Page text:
POLICE Department

Family Violence Unit - Stalking / Workplace Tips

The Houston Police Department cares about you and your safety.
If you are in immediate danger dial 9-1-1.  If you are in the city limits of Houston and are in need a non-emergency police response dial (713)-884-3131.
For additional information, please contact the Family Violence Unit at (713)-308-1100.

The United States Department of Justice defines stalking as "engaging in a course a course of conduct directed as a specific person that would cause a reasonable person to fear for (their) safety or the safety of others or suffer substantial emotional distress."  Stalking often encompasses unwanted, repeated behaviors that are intended to surveil, monitor, threaten, and ultimately scare someone.

1 in 3 women and 1 in 6 men in the United States reported stalking victimization at some point in their lifetime, during which they felt fearful, threatened, or concern for the safety of themselves or other.  Female stalking victims most often received unwanted phone calls and were approached, followed, and watched.  Male stalking victims most often received unwanted phone calls, text, photos, emails, and social media messages and were approached.  (The National Intimate Partner & Sexual Violence Survey 2016/2017 Report on Stalking-Updated Release-April 2022)

Stalking increases the risk of intimate partner homicide by three times.  (Spencer, C.M.& Stith, SM. (2018) Risk Factors for Male Perpetration and Female Victimization of Intimate Partner Homicide: A Meta Analysis. Trauma, Violence, & Abuse, 21(3):527-540.)

Texas Penal Code 42.072.  Stalking and Cyberstalking is a crime. 

Stalking occurs when someone repeatedly harasses or threatens someone else, causing fear or safety concerns by someone the victim knows or with whom they had an intimate relationship. 
Texas' Electronic Communications Act of 2001 prohibits cyberstalking, cyber harassment and other forms of online abuse or harassment. 

Below are suggested ways to handle the crime of stalking by an estranged partner:

Be aware of your surroundings at all times, especially if the person stalking you has a history of assaulting you in the past. The most dangerous time may not be staying in a violent relationship, but in leaving the violent relationship.
Always watch to see if you are being followed. If you are being followed, go to the nearest police substation. Fire stations and convenience stores are also staffed 24 hours a day and will usually have people around.

Tell people you trust about the situation.  See if your school, workplace, or building security can help with your safety plans.

The stalking is not your fault, and you cannot control the stalker's behaviors.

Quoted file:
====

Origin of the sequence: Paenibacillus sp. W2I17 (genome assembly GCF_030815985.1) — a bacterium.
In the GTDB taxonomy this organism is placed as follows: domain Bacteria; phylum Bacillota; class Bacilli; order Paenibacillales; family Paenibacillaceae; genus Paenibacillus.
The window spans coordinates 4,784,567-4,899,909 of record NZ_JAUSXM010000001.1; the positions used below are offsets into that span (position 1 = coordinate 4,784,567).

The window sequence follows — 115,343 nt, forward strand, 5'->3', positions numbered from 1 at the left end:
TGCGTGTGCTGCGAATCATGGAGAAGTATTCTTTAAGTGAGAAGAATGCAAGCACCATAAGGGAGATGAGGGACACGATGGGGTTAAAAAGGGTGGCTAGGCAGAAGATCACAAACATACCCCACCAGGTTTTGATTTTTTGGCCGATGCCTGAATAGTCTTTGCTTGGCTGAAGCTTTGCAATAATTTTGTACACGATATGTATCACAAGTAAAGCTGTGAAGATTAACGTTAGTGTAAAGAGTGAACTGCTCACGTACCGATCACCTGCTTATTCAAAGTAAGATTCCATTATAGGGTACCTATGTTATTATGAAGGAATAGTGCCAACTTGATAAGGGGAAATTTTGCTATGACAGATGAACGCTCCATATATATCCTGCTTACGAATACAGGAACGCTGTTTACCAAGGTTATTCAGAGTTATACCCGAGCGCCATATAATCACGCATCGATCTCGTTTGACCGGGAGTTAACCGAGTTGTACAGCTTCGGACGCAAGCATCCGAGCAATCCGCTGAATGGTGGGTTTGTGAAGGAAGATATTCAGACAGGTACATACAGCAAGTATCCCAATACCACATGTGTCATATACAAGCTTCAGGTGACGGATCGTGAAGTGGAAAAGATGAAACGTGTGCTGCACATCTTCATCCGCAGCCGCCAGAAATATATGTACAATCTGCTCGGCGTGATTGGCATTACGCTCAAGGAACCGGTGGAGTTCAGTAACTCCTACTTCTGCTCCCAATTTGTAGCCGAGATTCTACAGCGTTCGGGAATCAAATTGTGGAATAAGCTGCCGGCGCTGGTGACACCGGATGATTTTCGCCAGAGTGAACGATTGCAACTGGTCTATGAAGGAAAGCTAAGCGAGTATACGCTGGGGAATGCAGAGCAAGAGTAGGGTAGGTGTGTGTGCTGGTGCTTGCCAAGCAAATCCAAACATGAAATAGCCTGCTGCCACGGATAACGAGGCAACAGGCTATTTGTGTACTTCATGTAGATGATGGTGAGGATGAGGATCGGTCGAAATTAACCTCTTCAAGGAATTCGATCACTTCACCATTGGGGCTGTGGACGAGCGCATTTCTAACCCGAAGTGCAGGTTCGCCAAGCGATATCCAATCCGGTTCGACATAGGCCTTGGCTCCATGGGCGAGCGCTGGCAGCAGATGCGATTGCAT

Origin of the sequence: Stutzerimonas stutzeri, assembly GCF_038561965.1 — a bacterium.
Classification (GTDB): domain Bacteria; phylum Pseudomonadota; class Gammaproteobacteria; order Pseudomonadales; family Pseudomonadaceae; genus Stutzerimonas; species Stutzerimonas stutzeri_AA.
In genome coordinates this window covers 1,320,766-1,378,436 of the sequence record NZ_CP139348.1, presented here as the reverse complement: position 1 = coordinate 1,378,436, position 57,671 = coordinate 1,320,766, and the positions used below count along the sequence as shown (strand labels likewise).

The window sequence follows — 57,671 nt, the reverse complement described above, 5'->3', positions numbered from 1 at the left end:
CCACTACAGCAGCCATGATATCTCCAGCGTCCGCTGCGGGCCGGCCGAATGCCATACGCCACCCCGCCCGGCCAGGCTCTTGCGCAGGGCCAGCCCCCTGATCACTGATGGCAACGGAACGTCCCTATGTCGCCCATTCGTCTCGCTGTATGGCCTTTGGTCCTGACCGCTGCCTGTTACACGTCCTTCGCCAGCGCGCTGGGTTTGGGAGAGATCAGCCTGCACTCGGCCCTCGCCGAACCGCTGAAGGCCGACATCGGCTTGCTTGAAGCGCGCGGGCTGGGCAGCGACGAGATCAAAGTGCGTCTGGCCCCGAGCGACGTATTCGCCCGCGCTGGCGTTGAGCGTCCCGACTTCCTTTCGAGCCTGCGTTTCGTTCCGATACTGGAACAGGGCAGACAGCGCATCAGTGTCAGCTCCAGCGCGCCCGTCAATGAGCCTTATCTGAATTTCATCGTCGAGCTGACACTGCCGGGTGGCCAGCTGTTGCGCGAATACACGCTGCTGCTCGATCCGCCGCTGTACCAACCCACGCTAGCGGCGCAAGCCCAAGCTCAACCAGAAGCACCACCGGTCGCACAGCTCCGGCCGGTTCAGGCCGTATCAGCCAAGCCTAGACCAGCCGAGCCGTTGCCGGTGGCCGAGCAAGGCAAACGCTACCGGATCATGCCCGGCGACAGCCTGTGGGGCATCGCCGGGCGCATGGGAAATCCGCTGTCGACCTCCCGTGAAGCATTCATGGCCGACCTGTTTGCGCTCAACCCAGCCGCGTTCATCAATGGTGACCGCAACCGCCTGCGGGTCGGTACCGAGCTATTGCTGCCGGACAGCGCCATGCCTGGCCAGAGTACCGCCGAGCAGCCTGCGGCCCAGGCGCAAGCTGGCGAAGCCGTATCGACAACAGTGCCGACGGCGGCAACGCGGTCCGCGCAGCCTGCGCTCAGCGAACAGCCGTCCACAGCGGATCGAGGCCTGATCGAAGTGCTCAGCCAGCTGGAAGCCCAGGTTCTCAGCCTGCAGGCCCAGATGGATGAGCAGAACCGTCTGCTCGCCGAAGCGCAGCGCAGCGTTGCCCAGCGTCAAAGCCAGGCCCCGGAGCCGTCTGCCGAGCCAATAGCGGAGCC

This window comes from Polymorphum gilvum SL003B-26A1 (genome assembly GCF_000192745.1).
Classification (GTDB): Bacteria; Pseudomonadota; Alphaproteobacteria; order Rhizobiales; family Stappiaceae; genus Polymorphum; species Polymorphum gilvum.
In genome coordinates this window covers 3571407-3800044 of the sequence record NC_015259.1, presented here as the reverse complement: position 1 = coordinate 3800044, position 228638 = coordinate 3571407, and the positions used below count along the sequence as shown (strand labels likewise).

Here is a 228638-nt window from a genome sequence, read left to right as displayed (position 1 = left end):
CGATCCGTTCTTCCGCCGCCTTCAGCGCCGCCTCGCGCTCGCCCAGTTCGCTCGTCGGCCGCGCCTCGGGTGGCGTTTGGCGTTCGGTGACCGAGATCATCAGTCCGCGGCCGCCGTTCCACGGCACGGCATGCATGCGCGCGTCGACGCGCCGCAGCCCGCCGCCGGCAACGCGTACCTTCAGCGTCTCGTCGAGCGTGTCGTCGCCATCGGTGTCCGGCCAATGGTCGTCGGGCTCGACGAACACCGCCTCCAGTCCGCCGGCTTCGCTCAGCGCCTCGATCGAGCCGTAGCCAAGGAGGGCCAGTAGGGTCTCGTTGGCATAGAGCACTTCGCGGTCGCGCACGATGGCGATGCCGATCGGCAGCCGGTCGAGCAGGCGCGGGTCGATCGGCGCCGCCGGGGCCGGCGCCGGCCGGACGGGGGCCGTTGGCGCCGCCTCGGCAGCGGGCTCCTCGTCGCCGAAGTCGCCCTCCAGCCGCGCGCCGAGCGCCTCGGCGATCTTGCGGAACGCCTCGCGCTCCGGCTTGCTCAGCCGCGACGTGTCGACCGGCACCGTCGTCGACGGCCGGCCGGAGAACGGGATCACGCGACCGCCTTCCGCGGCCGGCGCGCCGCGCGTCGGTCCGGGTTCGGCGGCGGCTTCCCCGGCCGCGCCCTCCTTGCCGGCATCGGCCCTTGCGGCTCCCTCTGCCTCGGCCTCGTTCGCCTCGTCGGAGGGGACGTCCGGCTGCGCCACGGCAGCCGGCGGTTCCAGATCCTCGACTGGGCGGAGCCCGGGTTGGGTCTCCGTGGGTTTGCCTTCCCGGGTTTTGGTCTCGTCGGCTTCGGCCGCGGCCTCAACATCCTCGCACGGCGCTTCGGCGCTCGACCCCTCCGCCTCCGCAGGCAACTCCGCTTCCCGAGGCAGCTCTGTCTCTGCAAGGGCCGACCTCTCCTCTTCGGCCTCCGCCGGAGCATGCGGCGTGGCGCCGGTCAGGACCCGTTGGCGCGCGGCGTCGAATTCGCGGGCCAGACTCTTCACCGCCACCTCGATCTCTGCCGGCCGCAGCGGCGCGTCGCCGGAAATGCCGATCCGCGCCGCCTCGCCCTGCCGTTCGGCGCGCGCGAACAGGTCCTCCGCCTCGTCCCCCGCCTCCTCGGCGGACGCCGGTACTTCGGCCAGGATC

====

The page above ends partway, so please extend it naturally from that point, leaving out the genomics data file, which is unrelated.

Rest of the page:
Make reports to the police, even if you don't prosecute. This will provide documentation for pursuing criminal charges later if the harassment and stalking continue. There must be two police reports before stalking charges can be filed.

Keep evidence of stalking.  Document everything that happens-keep a record or log.  Record your telephone conversations. Keep all harassing messages left on your answering machine/voice mail.  Keep all texts, emails, or messages for documentation.

End all contact.  Any contact may encourage the stalker to continue the stalking behavior.

Maintain privacy.  Maintain an unlisted number.

After a divorce consider a co-parenting app that records all interactions related to communication regarding the children.   

Consider getting a protective order that tells the stalker to stay away from you.

Create a safety plan.  Connect with a local domestic violence service provider who can help you explore options and make a safety plan.

Stalking Tips at the Workplace

According to a survey by the National Safe Workplace Institute, 94% of surveyed corporate security and safety directors rank domestic violence as a high security problem.


  • Alert your employer and fellow employees of your concerns. Notify the building security at your employment. Have your co-workers screen calls and visitors.
  • If there are building security officers where you work or live, show them a photo of the individual stalking you, and relay your concerns to them.
  • Remove your home address on personal checks and business cards. Use a postal box.
  • Never divulge details about your personal life or activities to someone you have just met, or do not know.


  • Document all activity reported to your from within or outside your organization.
  • Make timely reports to your local law enforcement agency.
  • Establish or reinforce security measures for your employees or organization.
  • Your safety and the safety of your employees is a responsibility that should not be taken lightly when incidents of harassment and threats are reported.
  • Never divulge details about your personal life or that of your employees to others, even to former co-workers.

The Stalking Prevention, Awareness, and Resource Center
Stalking Incident and Behavior Log

National Network to End Domestic Violence–Technology Safety-On Line Toolkit
Safety Net Project, part of NNEDV

Directory of Crime Victim Services
Office for Victims of Crime
Office of Justice Programs
U.S. Department of Justice

National Domestic Violence Hotline
1-800-799-SAFE (7233)
TTY 1-800-787-3224